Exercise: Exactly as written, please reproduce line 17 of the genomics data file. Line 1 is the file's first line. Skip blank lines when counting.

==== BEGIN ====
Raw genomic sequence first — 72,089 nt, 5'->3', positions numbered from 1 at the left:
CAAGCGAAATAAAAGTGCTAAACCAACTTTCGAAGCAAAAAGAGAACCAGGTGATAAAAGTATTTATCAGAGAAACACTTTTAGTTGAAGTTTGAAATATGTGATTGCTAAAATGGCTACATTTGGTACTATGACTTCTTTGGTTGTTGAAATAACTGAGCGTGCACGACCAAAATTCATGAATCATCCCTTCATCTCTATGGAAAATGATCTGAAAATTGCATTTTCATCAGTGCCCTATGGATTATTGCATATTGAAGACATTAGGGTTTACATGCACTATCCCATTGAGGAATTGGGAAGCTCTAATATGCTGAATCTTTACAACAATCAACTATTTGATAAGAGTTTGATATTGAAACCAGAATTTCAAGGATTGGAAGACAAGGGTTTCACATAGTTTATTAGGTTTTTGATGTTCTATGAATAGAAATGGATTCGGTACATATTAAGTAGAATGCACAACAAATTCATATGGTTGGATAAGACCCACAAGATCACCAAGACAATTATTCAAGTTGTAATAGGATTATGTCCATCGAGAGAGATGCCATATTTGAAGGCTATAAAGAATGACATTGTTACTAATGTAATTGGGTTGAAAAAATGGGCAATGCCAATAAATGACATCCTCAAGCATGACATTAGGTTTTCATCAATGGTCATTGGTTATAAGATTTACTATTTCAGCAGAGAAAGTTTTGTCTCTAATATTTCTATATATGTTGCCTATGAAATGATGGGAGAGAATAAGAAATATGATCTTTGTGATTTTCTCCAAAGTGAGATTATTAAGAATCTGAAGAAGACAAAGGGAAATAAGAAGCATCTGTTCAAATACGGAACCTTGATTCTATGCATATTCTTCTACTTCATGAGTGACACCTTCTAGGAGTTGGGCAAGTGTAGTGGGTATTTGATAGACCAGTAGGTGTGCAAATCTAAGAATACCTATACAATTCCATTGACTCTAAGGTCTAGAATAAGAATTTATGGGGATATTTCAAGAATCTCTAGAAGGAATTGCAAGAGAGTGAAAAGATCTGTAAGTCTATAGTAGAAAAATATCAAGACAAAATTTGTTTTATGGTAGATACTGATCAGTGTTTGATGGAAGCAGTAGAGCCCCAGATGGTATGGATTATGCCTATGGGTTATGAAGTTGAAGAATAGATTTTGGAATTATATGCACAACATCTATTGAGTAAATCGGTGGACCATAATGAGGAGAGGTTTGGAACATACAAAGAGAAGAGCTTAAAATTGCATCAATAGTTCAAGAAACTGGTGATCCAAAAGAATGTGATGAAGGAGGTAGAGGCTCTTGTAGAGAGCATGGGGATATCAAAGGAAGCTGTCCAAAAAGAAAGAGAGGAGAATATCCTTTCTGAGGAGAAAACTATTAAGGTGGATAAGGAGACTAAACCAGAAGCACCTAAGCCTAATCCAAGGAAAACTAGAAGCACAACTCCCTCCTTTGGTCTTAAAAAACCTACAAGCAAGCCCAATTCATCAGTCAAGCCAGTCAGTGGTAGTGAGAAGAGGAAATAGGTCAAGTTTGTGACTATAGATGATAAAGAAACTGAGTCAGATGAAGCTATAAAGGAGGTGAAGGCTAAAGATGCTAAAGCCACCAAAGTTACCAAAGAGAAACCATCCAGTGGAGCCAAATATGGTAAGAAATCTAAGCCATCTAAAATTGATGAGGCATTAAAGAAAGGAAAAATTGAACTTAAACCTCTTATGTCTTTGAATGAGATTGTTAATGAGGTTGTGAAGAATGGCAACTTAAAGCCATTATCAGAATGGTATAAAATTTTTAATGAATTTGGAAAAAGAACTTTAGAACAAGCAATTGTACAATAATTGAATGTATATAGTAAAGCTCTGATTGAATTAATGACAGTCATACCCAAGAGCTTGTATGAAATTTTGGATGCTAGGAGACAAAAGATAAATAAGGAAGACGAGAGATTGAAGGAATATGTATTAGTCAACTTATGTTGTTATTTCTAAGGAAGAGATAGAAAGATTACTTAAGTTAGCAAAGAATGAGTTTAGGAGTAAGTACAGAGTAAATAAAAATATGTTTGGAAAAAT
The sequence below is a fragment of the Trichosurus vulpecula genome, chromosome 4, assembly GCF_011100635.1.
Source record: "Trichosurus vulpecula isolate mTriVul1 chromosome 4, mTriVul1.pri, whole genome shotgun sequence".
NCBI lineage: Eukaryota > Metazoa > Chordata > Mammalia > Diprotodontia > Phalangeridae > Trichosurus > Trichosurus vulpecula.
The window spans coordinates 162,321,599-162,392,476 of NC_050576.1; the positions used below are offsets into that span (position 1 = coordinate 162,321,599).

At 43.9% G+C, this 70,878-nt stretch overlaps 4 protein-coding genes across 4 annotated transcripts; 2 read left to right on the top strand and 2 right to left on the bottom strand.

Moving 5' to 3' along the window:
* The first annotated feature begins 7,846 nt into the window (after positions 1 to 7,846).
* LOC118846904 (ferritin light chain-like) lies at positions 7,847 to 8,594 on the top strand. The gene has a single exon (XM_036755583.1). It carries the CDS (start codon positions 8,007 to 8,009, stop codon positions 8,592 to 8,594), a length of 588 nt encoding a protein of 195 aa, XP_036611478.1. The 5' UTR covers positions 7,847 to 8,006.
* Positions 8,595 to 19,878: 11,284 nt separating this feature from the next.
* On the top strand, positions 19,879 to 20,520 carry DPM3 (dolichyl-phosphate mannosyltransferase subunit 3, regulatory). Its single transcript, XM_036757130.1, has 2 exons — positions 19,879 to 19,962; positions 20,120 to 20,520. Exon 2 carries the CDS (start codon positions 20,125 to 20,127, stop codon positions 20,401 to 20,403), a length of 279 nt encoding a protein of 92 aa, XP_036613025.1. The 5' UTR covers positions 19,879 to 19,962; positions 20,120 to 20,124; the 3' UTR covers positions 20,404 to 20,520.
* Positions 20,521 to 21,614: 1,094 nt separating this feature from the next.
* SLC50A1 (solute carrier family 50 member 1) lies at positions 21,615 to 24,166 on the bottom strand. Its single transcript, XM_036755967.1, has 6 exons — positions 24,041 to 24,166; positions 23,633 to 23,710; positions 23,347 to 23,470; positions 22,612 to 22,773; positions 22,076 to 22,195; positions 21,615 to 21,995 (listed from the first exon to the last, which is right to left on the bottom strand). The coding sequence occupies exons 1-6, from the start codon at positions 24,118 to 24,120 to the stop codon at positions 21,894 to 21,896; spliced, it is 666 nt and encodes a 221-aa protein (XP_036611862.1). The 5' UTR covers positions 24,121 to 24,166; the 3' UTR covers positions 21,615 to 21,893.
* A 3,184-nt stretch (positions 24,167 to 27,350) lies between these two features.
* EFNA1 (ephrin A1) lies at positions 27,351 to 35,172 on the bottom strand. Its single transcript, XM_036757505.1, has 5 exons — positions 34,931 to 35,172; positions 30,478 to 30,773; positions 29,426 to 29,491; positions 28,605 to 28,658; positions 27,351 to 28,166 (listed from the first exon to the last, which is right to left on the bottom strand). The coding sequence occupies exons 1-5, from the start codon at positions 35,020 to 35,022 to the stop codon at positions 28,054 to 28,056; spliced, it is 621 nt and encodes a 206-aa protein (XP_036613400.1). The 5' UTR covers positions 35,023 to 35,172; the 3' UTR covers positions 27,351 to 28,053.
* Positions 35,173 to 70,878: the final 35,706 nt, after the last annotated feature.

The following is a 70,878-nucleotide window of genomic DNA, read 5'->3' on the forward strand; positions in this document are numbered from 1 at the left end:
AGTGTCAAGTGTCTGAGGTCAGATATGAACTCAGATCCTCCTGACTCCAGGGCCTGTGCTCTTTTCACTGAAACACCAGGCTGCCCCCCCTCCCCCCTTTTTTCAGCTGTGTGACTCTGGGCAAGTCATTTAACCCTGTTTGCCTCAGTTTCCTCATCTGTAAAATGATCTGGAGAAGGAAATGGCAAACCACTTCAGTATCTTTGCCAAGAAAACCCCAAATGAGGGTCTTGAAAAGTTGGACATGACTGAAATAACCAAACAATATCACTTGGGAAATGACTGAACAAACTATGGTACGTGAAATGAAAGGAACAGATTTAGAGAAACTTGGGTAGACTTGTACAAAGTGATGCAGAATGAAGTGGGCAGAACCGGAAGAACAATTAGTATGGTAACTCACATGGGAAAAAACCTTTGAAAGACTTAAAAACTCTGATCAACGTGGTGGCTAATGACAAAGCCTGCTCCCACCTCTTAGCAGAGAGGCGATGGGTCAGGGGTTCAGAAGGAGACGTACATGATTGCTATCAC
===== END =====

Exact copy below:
* Positions 35,173 to 70,878: the final 35,706 nt, after the last annotated feature.